torsemide (Demadex)

  • Pharmacy Author:
    Omudhome Ogbru, PharmD

    Dr. Ogbru received his Doctorate in Pharmacy from the University of the Pacific School of Pharmacy in 1995. He completed a Pharmacy Practice Residency at the University of Arizona/University Medical Center in 1996. He was a Professor of Pharmacy Practice and a Regional Clerkship Coordinator for the University of the Pacific School of Pharmacy from 1996-99.

  • Medical and Pharmacy Editor: Jay W. Marks, MD
    Jay W. Marks, MD

    Jay W. Marks, MD

    Jay W. Marks, MD, is a board-certified internist and gastroenterologist. He graduated from Yale University School of Medicine and trained in internal medicine and gastroenterology at UCLA/Cedars-Sinai Medical Center in Los Angeles.

View the High Blood Pressure (Hypertension) Slideshow Pictures

PREPARATIONS: Tablets: 5, 10, 20, and 100 mg; Injection: 10 mg/ml

DRUG INTERACTIONS:

  • Torsemide can cause low blood potassium, calcium, and magnesium levels. These changes can increase the risk of toxicity from digoxin (Lanoxin). Combining torsemide with other diuretics such as metolazone (Zaroxolyn), hydrochlorothiazide, or chlorthalidone (Hygroton) can exaggerate the losses of potassium and magnesium.
  • The body's ability to eliminate lithium (Lithobid, Eskalith) may decrease in patients receiving torsemide. Therefore, careful monitoring of lithium levels in blood is recommended when torsemide and lithium are taken together in order to prevent increases in lithium levels and lithium toxicity.
  • Indomethacin (Indocin) can reduce the diuretic and blood pressure-lowering effects of other loop diuretics (for example furosemide) and it probably can do the same with torsemide. Other nonsteroidal anti-inflammatory drugs, for example, ibuprofen (Motrin), naproxen (Naprosyn) may interact similarly.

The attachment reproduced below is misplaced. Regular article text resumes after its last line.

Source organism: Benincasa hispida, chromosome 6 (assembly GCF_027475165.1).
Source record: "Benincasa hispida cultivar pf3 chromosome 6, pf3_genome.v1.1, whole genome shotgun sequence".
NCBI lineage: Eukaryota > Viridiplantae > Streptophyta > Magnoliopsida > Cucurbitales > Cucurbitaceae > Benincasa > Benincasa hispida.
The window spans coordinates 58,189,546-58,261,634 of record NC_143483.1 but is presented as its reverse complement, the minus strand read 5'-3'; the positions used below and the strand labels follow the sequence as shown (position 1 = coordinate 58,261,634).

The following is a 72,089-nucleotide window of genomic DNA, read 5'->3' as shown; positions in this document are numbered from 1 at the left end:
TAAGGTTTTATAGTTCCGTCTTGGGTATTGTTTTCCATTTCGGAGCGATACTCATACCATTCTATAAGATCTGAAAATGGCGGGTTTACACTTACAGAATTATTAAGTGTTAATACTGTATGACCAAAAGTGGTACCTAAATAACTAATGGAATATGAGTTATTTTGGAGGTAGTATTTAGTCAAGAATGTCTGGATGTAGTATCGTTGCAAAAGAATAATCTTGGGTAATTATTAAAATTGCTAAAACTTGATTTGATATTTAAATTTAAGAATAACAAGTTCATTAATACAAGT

• Concomitant use of torsemide and aminoglycosides may increase the risk of hearing impairment since both agents can affect hearing.
  • Probenecid decreases the diuretic effect of torsemide by reducing secretion of torsemide into the kidney tubules.

PREGNANCY AND BREASTFEEDING SAFETY: ;Safe use of torsemide by pregnant women has not been established. It is not known whether torsemide is excreted in human milk.

STORAGE: Torsemide should be stored at room temperature,15 C to 30 C (59 F to 86 F).

DOSING:

  • Torsemide tablets may be given at any time without regard to meals.
  • For treatment of heart failure the initial dose is 10 to 20 mg by mouth or injection once daily. The dose may be doubled until the desired diuretic effect is achieved. The maximum dose is 200 mg daily.
  • Chronic kidney failure is treated with 20 to 200 mg orally or by injection once daily.
  • The dose for treating high blood pressure is 2.5 to 10 mg orally once daily.
  • Liver cirrhosis is treated with 5 to 40 mg orally or by injection once daily. It is combined with aldosterone antagonists or potassium-sparing diuretics.

DRUG CLASS AND MECHANISM:

  • Torsemide is a potent diuretic (water pill) that causes a profound increase in urine output (diuresis) by preventing the kidney from retaining water.
  • Specifically, it blocks the reabsorption back into the blood of sodium and water that has been filtered out of the blood in the kidneys.
  • It is in a class of diuretics called "loop" diuretics which also includes furosemide (Lasix) and bumetanide (Bumex).
  • Torsemide 10-20 mg is approximately equivalent to 1 mg of bumetanide and 40 mg of furosemide.
  • The potent diuretic effect of bumetanide can cause the loss of large amounts of body water leading to dehydration as well as the loss of electrolytes (for example, sodium, potassium, magnesium, and calcium).
  • Therefore, careful medical supervision is necessary during treatment.
  • The FDA approved torsemide in August, 1993.

REFERENCE: FDA Prescribing Information.

Medically Reviewed by a Doctor on 1/21/2016

Quick GuideHow to Lower Blood Pressure: Exercise Tips (Pictures)

How to Lower Blood Pressure: Exercise Tips (Pictures)
FDA Logo

Report Problems to the Food and Drug Administration

You are encouraged to report negative side effects of prescription drugs to the FDA. Visit the FDA MedWatch website or call 1-800-FDA-1088.

RxList Logo

Need help identifying pills and medications?

Use the pill identifier tool on RxList.

Subscribe to MedicineNet's Heart Health Newsletter

By clicking Submit, I agree to the MedicineNet's Terms & Conditions & Privacy Policy and understand that I may opt out of MedicineNet's subscriptions at any time.

Health Solutions From Our Sponsors